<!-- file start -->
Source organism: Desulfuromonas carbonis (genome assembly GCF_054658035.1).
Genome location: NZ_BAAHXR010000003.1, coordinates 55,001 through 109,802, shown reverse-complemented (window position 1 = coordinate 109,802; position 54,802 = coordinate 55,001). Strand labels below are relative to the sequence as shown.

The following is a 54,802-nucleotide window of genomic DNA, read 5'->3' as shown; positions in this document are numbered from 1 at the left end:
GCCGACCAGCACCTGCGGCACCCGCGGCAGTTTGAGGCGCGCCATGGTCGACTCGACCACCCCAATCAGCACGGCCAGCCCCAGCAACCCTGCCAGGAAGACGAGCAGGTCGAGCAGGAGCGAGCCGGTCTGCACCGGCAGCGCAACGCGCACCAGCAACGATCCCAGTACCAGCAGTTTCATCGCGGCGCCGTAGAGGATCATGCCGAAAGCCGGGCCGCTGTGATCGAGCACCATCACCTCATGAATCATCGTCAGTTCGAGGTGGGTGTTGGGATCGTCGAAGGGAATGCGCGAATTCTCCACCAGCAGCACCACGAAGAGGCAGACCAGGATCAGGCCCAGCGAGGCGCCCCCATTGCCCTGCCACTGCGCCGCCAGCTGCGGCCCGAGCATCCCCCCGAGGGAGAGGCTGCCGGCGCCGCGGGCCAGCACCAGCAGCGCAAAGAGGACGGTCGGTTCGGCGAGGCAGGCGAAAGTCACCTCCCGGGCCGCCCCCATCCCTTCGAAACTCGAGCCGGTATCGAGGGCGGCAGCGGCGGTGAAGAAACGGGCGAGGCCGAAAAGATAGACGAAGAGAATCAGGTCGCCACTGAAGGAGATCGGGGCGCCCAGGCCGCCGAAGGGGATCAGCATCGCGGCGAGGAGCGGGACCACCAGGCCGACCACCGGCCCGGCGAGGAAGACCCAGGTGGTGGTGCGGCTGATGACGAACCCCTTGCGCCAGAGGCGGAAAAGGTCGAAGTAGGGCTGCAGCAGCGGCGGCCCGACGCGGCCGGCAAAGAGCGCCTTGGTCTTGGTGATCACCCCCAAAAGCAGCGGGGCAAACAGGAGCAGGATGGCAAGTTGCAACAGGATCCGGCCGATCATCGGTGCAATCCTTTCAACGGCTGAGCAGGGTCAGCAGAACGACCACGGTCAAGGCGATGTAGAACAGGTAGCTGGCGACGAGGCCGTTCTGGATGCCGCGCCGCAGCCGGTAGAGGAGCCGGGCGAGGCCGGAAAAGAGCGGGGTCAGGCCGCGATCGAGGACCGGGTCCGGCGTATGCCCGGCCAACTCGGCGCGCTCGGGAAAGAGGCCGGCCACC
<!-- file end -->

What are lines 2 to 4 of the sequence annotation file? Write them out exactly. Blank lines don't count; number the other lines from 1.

Genome location: NZ_BAAHXR010000003.1, coordinates 55,001 through 109,802, shown reverse-complemented (window position 1 = coordinate 109,802; position 54,802 = coordinate 55,001). Strand labels below are relative to the sequence as shown.

The following is a 54,802-nucleotide window of genomic DNA, read 5'->3' as shown; positions in this document are numbered from 1 at the left end:
GCCGACCAGCACCTGCGGCACCCGCGGCAGTTTGAGGCGCGCCATGGTCGACTCGACCACCCCAATCAGCACGGCCAGCCCCAGCAACCCTGCCAGGAAGACGAGCAGGTCGAGCAGGAGCGAGCCGGTCTGCACCGGCAGCGCAACGCGCACCAGCAACGATCCCAGTACCAGCAGTTTCATCGCGGCGCCGTAGAGGATCATGCCGAAAGCCGGGCCGCTGTGATCGAGCACCATCACCTCATGAATCATCGTCAGTTCGAGGTGGGTGTTGGGATCGTCGAAGGGAATGCGCGAATTCTCCACCAGCAGCACCACGAAGAGGCAGACCAGGATCAGGCCCAGCGAGGCGCCCCCATTGCCCTGCCACTGCGCCGCCAGCTGCGGCCCGAGCATCCCCCCGAGGGAGAGGCTGCCGGCGCCGCGGGCCAGCACCAGCAGCGCAAAGAGGACGGTCGGTTCGGCGAGGCAGGCGAAAGTCACCTCCCGGGCCGCCCCCATCCCTTCGAAACTCGAGCCGGTATCGAGGGCGGCAGCGGCGGTGAAGAAACGGGCGAGGCCGAAAAGATAGACGAAGAGAATCAGGTCGCCACTGAAGGAGATCGGGGCGCCCAGGCCGCCGAAGGGGATCAGCATCGCGGCGAGGAGCGGGACCACCAGGCCGACCACCGGCCCGGCGAGGAAGACCCAGGTGGTGGTGCGGCTGATGACGAACCCCTTGCGCCAGAGGCGGAAAAGGTCGAAGTAGGGCTGCAGCAGCGGCGGCCCGACGCGGCCGGCAAAGAGCGCCTTGGTCTTGGTGATCACCCCCAAAAGCAGCGGGGCAAACAGGAGCAGGATGGCAAGTTGCAACAGGATCCGGCCGATCATCGGTGCAATCCTTTCAACGGCTGAGCAGGGTCAGCAGAACGACCACGGTCAAGGCGATGTAGAACAGGTAGCTGGCGACGAGGCCGTTCTGGATGCCGCGCCGCAGCCGGTAGAGGAGCCGGGCGAGGCCGGAAAAGAGCGGGGTCAGGCCGCGATCGAGGACCGGGTCCGGCGTATGCCCGGCCAACTCGGCGCGCTCGGGAAAGAGGCCGGCCACC